Image via video screengrab
If there's one important point to take away from yesterday's east coast earthquake, it's a reminder that what happens in one part of the planet affects other parts of the planet hundreds, even thousands of miles away. This video uses data points in an animation that lets you see just how far, and fast, the waves from the quake rippled across the country. Read on to watch. Discover Magazine writes, "What you're seeing here are vertical displacement measurements from an array of detectors that are part of the USArray/EarthScope facility. These are very sensitive instruments; note the scale on the lower graph showing the motion is only about 40 microns top-to-bottom! That's less than the thickness of a human hair."
The red dots are the upward motion, the blue dots are the downward motion, and the saturation of the color represents the amplitude of the wave -- so you'll see that the waves on the data points get darker near the time of the quake, and settle down afterward.
Watching the ripples reminds us of the affect that an event can have far away from the source -- indeed, it reminds me of the map that shows the spread of trash and debris from the tsunami in Japan all the way across the Pacific.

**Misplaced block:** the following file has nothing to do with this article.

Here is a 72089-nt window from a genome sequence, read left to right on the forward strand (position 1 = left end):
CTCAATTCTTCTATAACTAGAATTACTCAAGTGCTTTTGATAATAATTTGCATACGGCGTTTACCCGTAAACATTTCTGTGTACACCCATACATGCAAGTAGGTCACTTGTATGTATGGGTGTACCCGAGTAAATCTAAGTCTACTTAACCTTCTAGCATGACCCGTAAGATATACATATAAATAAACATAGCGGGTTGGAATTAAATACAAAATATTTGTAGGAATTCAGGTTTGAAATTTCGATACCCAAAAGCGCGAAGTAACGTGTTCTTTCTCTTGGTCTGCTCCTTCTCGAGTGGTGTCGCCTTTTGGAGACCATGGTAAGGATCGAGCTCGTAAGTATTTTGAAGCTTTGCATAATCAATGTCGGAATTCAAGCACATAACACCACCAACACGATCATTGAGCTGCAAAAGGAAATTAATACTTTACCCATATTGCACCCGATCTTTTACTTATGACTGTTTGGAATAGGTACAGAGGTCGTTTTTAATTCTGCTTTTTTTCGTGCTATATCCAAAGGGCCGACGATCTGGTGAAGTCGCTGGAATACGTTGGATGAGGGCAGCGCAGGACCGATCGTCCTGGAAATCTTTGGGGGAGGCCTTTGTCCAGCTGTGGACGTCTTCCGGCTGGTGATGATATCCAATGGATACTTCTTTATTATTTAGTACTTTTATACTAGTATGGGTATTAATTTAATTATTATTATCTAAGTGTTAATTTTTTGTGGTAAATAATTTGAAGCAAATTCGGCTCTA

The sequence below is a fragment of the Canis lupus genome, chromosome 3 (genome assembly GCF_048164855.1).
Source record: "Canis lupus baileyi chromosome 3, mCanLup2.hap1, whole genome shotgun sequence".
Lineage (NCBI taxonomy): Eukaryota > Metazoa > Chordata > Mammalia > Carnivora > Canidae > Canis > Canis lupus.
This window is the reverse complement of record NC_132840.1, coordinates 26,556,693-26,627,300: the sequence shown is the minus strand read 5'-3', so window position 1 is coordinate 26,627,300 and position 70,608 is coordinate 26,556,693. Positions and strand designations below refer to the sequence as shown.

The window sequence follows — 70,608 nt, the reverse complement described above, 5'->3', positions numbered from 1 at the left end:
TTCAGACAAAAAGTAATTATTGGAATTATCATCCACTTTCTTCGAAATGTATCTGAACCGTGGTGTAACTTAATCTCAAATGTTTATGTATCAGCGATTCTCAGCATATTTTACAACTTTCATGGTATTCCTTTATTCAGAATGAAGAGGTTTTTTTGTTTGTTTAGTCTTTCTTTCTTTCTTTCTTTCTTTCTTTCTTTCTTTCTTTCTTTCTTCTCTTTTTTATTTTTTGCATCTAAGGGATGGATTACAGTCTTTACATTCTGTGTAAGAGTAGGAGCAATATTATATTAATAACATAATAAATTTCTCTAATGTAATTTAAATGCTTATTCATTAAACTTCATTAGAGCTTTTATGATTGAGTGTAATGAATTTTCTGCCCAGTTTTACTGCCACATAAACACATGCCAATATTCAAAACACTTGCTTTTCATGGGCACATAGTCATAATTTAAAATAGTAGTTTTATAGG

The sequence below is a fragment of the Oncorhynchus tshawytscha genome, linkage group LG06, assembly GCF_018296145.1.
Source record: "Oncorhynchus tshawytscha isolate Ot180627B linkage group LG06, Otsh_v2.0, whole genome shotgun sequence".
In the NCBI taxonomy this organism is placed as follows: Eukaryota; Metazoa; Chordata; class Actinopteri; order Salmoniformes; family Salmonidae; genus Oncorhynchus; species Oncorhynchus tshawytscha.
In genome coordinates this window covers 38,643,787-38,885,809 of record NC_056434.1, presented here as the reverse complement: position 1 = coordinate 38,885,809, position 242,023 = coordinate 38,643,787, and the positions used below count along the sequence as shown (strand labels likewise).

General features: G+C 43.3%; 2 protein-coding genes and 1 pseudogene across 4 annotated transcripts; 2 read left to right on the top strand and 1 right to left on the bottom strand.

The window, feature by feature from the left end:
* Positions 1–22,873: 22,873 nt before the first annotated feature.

This figure shows the probable pathways of the debris that entered the ocean on March 11, 2011, as estimated from historical trajectories of drifting buoys. View an animation. Credit: Nikolai Maximenko, International Pacific Research Center
The quake caused little damage up and down the east coast, and was more a surprise than anything dangerous, thank goodness. And while the news mainly revolves around the humor people are finding in the shake up, there are some interesting information items such as this visualization of the waves from the quake that are starting to appear.
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